[1] Personal experience. In preparing for General Conference April 1974, Spencer Kimball was heard to say “this is really hard; this time they will actually listen to me.” After 30 years of General Conferences as an apostle. Second hand experience: Edward Kimball reports of his father Spencer that until 1974 he was the best follower ever—would never have pushed to change the priesthood rules. But then he had a new job to do.

[2] I think of this as my own list. But I am aware of comments and questions from all over that inform my views. In particular, I’m aware of conversations within the Roman Catholic community that in many ways parallel these ranges and questions.


  1. On all four axes, it appears to me that the right side of each spectrum leans towards a politically liberal worldview. In spite of general suspicions of President Nelson in the bloggernacle, I predict that we will see considerable action on that right end of each spectrum.

  2. President Monson was very pastoral, and he’d have no problem promoting strong sexual morals.

    President Monson, when health permitted was very unity focused, but he’d equally be a strong decisive leader.

    He was very inclusive, but not at the expense of loving the Lord and (through) keeping his commandments.

    I think some of these are a false dichotomy that really are a reflection of worldly philosophies rather than weighing the total measure of the man and their (plus your) understanding of the Savior.

    The tension you spot is not much different than how the NY times portrayed President Monson from their perspective compared to how faithful members saw him.

    Equally the Savior is misunderstood by anyone on the left or right assuming exclusivity of their positions.

  3. I’m intrigued by Pres. Nelson’s focus on personal growth and study that he’s shared recently in talks, and by his connection with China. Will be interesting to watch history in the making!

  4. Re “false dichotomy” I’d argue:
    The poles define an axis, not binaries. It is likely that nobody stands at any extreme, it is possible that some stand right in the middle, and it is likely that most people move around.
    But it is not humanly possible to be all things at the same time. In that sense the poles are meant to describe extremes that cannot be held simultaneously, and that’s certainly a challengeable proposition.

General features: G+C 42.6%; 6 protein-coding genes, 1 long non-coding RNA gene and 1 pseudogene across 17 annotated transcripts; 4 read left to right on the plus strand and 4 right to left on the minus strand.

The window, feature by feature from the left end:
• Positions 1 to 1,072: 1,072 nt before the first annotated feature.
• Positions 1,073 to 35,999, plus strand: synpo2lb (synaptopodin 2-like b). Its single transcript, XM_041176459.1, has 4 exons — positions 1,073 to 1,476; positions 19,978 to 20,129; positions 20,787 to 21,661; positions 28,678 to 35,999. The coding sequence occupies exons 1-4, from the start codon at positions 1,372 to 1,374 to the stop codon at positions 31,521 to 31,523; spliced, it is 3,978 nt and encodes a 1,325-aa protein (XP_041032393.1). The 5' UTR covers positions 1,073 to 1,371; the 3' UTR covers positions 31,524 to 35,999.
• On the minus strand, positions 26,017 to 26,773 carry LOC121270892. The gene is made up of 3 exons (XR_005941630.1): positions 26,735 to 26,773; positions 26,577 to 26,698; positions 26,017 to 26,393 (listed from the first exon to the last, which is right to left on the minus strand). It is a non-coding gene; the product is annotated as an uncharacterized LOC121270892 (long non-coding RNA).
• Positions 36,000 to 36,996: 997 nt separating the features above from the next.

As for the omnipotence of deity encompassing all virtues simultaneously, probably yes (in my current imagination) but that’s pretty far afield.

  5. Kevin Barney says:

    It will be fascinating to watch this all unfold.

  6. J. Stapley says:

    Your personal notes are great, Christian. Thanks for the post.

    My sense is that even within administrations, things can shift. I’ve seen the pendulum on how to treat violations of the Law of Chastity swing pretty wildly (especially with prospective missionaries). Perhaps this is also a function of regional leadership as well, but there seems to have been several top-down initiatives in recent memories.

  7. Thanks for this post, Christian. I think this is an interesting and useful framework to think about a new church president’s administration.

  8. Kudos for not speculating. We have very little hard evidence about where these men fall on specific issues. I think we can assume that they’re generally conservative and orthodox, but when 15 men go behind a closed door and all come back with a decision, any tea leaves reading is going to be through several layers of “glass darkly”s. Everybody assumes that Uchtdorf is some closet liberal just because he has a European accent, a lot of people assumed that the Church was going to swing hard left when President Packer died, etc. At the most one can kind of draw some conclusions based on who emphasizes what in their GC talks, but those are some paltry straws to grasp at.

  9. Great post. I’ll be watching the axes over the next few years.

  10. I too am watching for his China connection. Will the Church expand its work there?